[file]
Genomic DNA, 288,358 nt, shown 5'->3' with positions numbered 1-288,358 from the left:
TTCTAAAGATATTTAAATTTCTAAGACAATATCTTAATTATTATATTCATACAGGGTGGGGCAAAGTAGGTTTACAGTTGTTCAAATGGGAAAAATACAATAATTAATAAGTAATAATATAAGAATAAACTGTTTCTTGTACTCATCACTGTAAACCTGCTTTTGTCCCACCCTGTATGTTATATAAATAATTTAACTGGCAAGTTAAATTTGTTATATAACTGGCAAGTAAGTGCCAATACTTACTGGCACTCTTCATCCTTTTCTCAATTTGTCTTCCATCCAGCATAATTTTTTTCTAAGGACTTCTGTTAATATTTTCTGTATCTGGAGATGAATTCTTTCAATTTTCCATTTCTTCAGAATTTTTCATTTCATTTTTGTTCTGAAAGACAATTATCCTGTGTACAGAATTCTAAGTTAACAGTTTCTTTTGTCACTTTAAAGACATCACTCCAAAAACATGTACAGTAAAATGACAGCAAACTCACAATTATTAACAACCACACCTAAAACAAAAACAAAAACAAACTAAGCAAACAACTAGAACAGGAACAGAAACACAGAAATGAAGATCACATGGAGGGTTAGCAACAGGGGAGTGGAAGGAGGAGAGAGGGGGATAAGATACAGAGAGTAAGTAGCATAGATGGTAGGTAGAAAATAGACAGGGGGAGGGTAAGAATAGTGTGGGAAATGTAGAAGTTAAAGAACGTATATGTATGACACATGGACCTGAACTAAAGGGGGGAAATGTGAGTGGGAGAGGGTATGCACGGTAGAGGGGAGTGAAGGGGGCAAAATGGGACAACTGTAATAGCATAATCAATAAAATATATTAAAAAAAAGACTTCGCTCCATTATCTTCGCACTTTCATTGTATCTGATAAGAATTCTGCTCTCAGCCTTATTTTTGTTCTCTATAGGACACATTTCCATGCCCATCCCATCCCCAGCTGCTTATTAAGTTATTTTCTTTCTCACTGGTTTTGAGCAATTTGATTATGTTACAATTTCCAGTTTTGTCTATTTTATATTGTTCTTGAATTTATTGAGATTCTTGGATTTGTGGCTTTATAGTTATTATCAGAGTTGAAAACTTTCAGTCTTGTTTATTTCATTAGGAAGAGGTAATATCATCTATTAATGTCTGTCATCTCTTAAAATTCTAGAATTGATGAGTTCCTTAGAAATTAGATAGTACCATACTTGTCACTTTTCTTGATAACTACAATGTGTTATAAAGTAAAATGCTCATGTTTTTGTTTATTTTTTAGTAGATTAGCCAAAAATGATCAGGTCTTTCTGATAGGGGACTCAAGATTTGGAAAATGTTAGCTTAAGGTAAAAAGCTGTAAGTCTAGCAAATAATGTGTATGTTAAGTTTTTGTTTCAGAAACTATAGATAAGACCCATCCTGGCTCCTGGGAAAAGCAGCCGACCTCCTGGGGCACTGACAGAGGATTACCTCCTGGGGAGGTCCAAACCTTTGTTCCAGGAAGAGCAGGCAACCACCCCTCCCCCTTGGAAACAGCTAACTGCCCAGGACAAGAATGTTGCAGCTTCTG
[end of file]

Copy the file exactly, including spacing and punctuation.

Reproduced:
Genomic DNA, 288,358 nt, shown 5'->3' with positions numbered 1-288,358 from the left:
TTCTAAAGATATTTAAATTTCTAAGACAATATCTTAATTATTATATTCATACAGGGTGGGGCAAAGTAGGTTTACAGTTGTTCAAATGGGAAAAATACAATAATTAATAAGTAATAATATAAGAATAAACTGTTTCTTGTACTCATCACTGTAAACCTGCTTTTGTCCCACCCTGTATGTTATATAAATAATTTAACTGGCAAGTTAAATTTGTTATATAACTGGCAAGTAAGTGCCAATACTTACTGGCACTCTTCATCCTTTTCTCAATTTGTCTTCCATCCAGCATAATTTTTTTCTAAGGACTTCTGTTAATATTTTCTGTATCTGGAGATGAATTCTTTCAATTTTCCATTTCTTCAGAATTTTTCATTTCATTTTTGTTCTGAAAGACAATTATCCTGTGTACAGAATTCTAAGTTAACAGTTTCTTTTGTCACTTTAAAGACATCACTCCAAAAACATGTACAGTAAAATGACAGCAAACTCACAATTATTAACAACCACACCTAAAACAAAAACAAAAACAAACTAAGCAAACAACTAGAACAGGAACAGAAACACAGAAATGAAGATCACATGGAGGGTTAGCAACAGGGGAGTGGAAGGAGGAGAGAGGGGGATAAGATACAGAGAGTAAGTAGCATAGATGGTAGGTAGAAAATAGACAGGGGGAGGGTAAGAATAGTGTGGGAAATGTAGAAGTTAAAGAACGTATATGTATGACACATGGACCTGAACTAAAGGGGGGAAATGTGAGTGGGAGAGGGTATGCACGGTAGAGGGGAGTGAAGGGGGCAAAATGGGACAACTGTAATAGCATAATCAATAAAATATATTAAAAAAAAGACTTCGCTCCATTATCTTCGCACTTTCATTGTATCTGATAAGAATTCTGCTCTCAGCCTTATTTTTGTTCTCTATAGGACACATTTCCATGCCCATCCCATCCCCAGCTGCTTATTAAGTTATTTTCTTTCTCACTGGTTTTGAGCAATTTGATTATGTTACAATTTCCAGTTTTGTCTATTTTATATTGTTCTTGAATTTATTGAGATTCTTGGATTTGTGGCTTTATAGTTATTATCAGAGTTGAAAACTTTCAGTCTTGTTTATTTCATTAGGAAGAGGTAATATCATCTATTAATGTCTGTCATCTCTTAAAATTCTAGAATTGATGAGTTCCTTAGAAATTAGATAGTACCATACTTGTCACTTTTCTTGATAACTACAATGTGTTATAAAGTAAAATGCTCATGTTTTTGTTTATTTTTTAGTAGATTAGCCAAAAATGATCAGGTCTTTCTGATAGGGGACTCAAGATTTGGAAAATGTTAGCTTAAGGTAAAAAGCTGTAAGTCTAGCAAATAATGTGTATGTTAAGTTTTTGTTTCAGAAACTATAGATAAGACCCATCCTGGCTCCTGGGAAAAGCAGCCGACCTCCTGGGGCACTGACAGAGGATTACCTCCTGGGGAGGTCCAAACCTTTGTTCCAGGAAGAGCAGGCAACCACCCCTCCCCCTTGGAAACAGCTAACTGCCCAGGACAAGAATGTTGCAGCTTCTG